guistic Institute. (Michigan Union.)
4:05 p.m. Lecture. "Suggestions for Improving Health Education in Schools."
Mabel E. Rugen, Associate Professor of Physical Education for Wo-
men. (University High School Auditorium.)
4:15 p.m. "The Function of American Political Parties. Charles E. Merriam, Uni-
sity of Chicago. (Rackham Lecture Hall.)
7:15 p.m. Concert on the Charles Baird Carillon.
7:30 p.m. Bridge Lessons. (Michigan League.)
7:30 p.m. Round Table Discussion. Political Institutions in a Changing World.
Chairman, Henry M. Bates, Dean Emeritus of the Law School, Uni-
versity of Michigan, Professors Charles E. Merriam, Lawrence Preuss,
Arthur W. Bromage, John P. Dawson, Dumas Malone, and James K.
Pollock. (Amphitheatre, Rackham Building.)
8:30 p.m. "Escape" by John Galsworthy. (Lydia Mendelssohn Theatre.)
Friday-
7:30 p.m. Linguistic Institute Lecture: Pofessor Leonard Bloomfield, "The Lexi-
con." (Amphitheatre, Rackham Building.)
8:30 p.m. "Escape" by John Galsworthy. (Lydia Mendelssohn Theatre.)
9:00 p.m. Social Evening. (Michigan League.) Come with or without a partner.
Saturday
9:00 a.m. Internal Combustion Engine Institute Lectures: "Aircraft Vibrations,"
by Mr. G. L. Williams, Pratt and Whitney Aircraft; and "High Alti-
tude Flying," by Mr. H. V. Shebat, Wright Aeronautical Corpora-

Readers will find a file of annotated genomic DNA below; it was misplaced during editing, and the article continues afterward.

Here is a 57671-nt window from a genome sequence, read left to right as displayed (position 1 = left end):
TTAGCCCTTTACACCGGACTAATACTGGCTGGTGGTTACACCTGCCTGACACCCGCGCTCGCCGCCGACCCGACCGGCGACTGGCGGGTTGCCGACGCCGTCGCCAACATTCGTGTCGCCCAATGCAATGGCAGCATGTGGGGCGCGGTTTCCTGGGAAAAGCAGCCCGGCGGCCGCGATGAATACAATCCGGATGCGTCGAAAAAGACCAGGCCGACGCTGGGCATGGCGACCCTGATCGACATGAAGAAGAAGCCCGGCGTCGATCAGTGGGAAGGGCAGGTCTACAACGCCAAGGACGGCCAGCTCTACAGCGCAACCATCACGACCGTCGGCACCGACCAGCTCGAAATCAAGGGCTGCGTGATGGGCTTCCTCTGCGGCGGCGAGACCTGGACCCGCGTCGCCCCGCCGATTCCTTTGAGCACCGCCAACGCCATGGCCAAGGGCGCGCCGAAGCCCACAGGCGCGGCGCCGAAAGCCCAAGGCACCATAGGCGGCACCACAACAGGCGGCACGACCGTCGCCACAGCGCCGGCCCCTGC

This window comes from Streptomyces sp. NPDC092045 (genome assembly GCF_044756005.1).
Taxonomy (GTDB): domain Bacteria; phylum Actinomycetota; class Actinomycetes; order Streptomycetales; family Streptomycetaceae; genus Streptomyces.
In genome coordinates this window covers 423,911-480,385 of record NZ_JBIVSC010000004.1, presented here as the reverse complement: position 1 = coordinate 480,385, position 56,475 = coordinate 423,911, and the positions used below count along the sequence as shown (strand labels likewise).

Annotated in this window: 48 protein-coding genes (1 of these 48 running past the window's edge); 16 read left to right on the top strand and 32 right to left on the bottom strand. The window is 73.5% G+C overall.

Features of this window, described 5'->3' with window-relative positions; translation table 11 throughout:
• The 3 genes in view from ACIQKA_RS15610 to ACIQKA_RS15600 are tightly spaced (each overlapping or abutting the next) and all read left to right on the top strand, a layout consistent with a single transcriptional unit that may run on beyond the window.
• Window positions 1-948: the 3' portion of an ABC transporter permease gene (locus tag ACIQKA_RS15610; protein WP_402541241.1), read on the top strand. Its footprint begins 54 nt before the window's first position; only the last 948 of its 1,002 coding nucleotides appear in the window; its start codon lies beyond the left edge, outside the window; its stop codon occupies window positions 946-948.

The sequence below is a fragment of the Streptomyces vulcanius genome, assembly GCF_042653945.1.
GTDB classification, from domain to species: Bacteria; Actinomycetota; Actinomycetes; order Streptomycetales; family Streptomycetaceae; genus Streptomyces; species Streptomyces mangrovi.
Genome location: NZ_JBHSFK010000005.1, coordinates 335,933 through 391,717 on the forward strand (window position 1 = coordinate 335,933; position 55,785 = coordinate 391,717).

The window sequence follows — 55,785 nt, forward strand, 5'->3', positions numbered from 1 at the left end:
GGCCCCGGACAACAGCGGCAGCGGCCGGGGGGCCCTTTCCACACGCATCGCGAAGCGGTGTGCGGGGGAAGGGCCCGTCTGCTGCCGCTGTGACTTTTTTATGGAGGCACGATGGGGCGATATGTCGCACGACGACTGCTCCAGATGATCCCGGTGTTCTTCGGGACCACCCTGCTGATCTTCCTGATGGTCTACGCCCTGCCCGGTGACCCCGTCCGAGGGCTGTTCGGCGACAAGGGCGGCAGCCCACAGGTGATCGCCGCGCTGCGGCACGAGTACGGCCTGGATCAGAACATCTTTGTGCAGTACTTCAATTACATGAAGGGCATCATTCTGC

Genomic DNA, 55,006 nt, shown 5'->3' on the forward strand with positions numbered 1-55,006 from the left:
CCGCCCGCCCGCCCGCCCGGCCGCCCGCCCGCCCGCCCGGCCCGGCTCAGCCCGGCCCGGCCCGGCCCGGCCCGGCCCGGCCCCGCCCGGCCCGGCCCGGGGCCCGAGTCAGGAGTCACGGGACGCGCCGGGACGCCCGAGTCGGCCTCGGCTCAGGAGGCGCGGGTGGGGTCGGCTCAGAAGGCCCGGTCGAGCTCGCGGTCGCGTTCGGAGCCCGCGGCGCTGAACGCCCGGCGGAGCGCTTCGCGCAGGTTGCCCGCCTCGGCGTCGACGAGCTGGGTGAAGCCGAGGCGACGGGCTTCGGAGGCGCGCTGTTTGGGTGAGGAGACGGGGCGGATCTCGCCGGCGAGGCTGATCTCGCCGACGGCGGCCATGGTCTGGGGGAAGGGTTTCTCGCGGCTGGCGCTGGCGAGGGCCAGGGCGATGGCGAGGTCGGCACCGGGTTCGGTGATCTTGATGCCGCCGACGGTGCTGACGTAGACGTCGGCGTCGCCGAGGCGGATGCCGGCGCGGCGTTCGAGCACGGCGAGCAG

tion. Amphitheatre, Rackham Building.)
8:30 p.m. "Escape" by John Galsworthy. (Lydia Mendelssohn Theatre.)
9:00 p.m. Social Evening. (Michigan League.) Come with or without a partner.)
Sunday-
7:15 p.m. Concert on the Charles Baird Carillon.
8:00 p.m. Vesper Service. Music under the direction of Father W. J. Finn, New
York. (Hill Auditorium.)
Washington Merry-Go -Round

Lecture. "Twenty Years of Intramural Sports," Elmer D. Mitchell, Pro-
fessor of Physical Education. (University High School Auditorium.)
Lecture. "The Riddle of Genius." Dumas Malone, Director of the Har-
vard University Press. (Rackham Lecture Hall.)
Beginners' Class in Social Dancing. (Michigan League Ballroom.)
Duplicate Bridge. (Michigan League. Anyone wishing to play is invited.
Come with or without partners.
"The Fundamental Law and Judicial Review." Henry M. Bates, Dean
Emeritus of the Law School, University of Michigan. (Rackham